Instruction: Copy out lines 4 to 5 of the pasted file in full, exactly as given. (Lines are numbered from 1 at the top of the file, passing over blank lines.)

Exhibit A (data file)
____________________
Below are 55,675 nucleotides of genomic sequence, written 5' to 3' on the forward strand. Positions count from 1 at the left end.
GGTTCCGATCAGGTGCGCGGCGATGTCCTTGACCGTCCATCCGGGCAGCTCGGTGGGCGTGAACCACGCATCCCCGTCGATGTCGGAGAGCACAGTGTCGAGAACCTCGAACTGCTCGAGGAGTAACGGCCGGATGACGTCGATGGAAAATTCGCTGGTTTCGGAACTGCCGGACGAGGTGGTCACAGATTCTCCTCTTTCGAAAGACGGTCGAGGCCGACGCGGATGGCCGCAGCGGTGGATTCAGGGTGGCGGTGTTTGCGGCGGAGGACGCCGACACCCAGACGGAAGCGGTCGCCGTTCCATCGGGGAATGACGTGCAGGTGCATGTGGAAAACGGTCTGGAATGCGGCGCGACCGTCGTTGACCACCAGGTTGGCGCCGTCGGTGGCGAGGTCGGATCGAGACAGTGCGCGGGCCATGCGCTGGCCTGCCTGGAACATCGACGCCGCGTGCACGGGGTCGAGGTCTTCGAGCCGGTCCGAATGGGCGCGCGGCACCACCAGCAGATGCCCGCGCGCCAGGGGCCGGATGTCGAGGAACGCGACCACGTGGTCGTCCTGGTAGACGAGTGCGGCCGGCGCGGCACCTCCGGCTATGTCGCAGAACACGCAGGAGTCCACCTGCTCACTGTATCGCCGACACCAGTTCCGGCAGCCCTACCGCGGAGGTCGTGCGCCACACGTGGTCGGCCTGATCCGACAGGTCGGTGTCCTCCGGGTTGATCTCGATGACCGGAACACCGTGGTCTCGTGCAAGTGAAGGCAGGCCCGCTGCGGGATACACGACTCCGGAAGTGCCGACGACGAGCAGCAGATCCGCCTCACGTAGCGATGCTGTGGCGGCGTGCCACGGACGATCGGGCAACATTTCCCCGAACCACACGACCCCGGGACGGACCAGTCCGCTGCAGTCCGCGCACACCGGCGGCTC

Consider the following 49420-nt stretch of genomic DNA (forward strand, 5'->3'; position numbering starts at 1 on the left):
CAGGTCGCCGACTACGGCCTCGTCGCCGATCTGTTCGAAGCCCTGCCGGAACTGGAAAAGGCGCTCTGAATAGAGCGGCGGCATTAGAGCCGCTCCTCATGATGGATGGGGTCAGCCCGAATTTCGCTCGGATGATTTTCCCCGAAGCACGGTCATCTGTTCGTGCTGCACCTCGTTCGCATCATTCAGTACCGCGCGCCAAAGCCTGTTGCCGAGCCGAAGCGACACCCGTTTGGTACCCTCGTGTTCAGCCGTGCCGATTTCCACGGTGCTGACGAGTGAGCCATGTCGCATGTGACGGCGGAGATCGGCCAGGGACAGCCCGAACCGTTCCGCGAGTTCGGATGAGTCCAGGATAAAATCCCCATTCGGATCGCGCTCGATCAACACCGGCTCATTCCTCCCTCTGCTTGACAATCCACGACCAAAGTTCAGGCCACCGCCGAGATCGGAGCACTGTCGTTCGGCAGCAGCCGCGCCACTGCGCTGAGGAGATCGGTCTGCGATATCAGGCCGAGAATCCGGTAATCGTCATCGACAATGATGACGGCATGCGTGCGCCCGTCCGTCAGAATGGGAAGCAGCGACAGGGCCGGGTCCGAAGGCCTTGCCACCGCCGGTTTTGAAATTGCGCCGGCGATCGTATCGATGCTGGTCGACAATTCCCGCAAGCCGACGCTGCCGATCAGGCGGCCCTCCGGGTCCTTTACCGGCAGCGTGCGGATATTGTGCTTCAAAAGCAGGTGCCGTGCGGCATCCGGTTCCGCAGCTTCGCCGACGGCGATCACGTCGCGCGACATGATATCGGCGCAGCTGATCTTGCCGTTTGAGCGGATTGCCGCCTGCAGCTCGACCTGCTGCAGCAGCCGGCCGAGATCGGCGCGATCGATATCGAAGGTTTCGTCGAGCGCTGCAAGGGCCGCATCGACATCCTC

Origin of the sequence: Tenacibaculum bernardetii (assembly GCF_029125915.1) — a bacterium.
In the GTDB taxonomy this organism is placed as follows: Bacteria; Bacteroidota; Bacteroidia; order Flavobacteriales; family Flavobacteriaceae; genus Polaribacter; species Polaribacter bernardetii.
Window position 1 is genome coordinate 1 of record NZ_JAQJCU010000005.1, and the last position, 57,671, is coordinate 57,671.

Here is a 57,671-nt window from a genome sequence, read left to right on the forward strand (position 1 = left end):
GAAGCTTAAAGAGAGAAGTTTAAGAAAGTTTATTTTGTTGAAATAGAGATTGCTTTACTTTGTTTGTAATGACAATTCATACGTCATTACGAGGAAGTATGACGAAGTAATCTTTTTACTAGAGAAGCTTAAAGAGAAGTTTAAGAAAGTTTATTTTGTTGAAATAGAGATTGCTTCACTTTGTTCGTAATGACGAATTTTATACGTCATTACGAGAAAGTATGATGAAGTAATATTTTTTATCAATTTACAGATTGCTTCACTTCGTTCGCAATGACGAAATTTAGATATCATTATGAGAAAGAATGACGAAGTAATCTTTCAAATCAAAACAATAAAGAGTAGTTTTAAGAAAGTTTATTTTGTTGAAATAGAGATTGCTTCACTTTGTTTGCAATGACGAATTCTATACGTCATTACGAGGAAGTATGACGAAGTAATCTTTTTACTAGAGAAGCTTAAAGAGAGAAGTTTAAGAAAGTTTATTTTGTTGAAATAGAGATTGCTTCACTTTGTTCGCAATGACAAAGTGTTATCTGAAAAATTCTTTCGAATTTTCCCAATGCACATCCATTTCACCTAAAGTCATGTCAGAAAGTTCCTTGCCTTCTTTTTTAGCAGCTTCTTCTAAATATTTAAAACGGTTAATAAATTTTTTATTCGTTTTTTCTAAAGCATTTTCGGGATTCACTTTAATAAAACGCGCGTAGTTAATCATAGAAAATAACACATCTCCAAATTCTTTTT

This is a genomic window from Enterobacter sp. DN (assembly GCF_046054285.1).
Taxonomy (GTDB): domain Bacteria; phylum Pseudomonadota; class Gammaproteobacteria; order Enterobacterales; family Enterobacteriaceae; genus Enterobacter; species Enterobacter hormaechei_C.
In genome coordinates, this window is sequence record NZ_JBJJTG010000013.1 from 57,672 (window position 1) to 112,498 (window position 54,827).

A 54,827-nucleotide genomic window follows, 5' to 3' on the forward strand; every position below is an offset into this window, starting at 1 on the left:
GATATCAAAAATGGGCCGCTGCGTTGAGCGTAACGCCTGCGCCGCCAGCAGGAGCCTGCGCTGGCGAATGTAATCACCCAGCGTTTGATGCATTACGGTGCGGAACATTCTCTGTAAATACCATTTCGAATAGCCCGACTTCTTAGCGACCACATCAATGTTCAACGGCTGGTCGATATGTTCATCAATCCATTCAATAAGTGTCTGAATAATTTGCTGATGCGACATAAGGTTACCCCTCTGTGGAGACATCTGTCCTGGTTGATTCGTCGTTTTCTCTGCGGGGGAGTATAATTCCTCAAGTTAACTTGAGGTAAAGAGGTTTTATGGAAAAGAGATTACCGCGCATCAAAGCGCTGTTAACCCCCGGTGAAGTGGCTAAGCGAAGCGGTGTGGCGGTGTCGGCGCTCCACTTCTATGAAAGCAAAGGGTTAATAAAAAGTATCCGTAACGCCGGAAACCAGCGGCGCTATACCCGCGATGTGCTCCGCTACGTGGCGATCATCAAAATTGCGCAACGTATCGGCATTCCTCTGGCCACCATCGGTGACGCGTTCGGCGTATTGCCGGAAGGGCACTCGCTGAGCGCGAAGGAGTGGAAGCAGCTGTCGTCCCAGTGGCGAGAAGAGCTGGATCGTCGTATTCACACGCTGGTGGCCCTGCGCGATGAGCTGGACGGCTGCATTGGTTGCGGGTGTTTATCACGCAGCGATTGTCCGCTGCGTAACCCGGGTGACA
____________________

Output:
CAGGTCGCCGACTACGGCCTCGTCGCCGATCTGTTCGAAGCCCTGCCGGAACTGGAAAAGGCGCTCTGAATAGAGCGGCGGCATTAGAGCCGCTCCTCATGATGGATGGGGTCAGCCCGAATTTCGCTCGGATGATTTTCCCCGAAGCACGGTCATCTGTTCGTGCTGCACCTCGTTCGCATCATTCAGTACCGCGCGCCAAAGCCTGTTGCCGAGCCGAAGCGACACCCGTTTGGTACCCTCGTGTTCAGCCGTGCCGATTTCCACGGTGCTGACGAGTGAGCCATGTCGCATGTGACGGCGGAGATCGGCCAGGGACAGCCCGAACCGTTCCGCGAGTTCGGATGAGTCCAGGATAAAATCCCCATTCGGATCGCGCTCGATCAACACCGGCTCATTCCTCCCTCTGCTTGACAATCCACGACCAAAGTTCAGGCCACCGCCGAGATCGGAGCACTGTCGTTCGGCAGCAGCCGCGCCACTGCGCTGAGGAGATCGGTCTGCGATATCAGGCCGAGAATCCGGTAATCGTCATCGACAATGATGACGGCATGCGTGCGCCCGTCCGTCAGAATGGGAAGCAGCGACAGGGCCGGGTCCGAAGGCCTTGCCACCGCCGGTTTTGAAATTGCGCCGGCGATCGTATCGATGCTGGTCGACAATTCCCGCAAGCCGACGCTGCCGATCAGGCGGCCCTCCGGGTCCTTTACCGGCAGCGTGCGGATATTGTGCTTCAAAAGCAGGTGCCGTGCGGCATCCGGTTCCGCAGCTTCGCCGACGGCGATCACGTCGCGCGACATGATATCGGCGCAGCTGATCTTGCCGTTTGAGCGGATTGCCGCCTGCAGCTCGACCTGCTGCAGCAGCCGGCCGAGATCGGCGCGATCGATATCGAAGGTTTCGTCGAGCGCTGCAAGGGCCGCATCGACATCCTC

Origin of the sequence: Tenacibaculum bernardetii (assembly GCF_029125915.1) — a bacterium.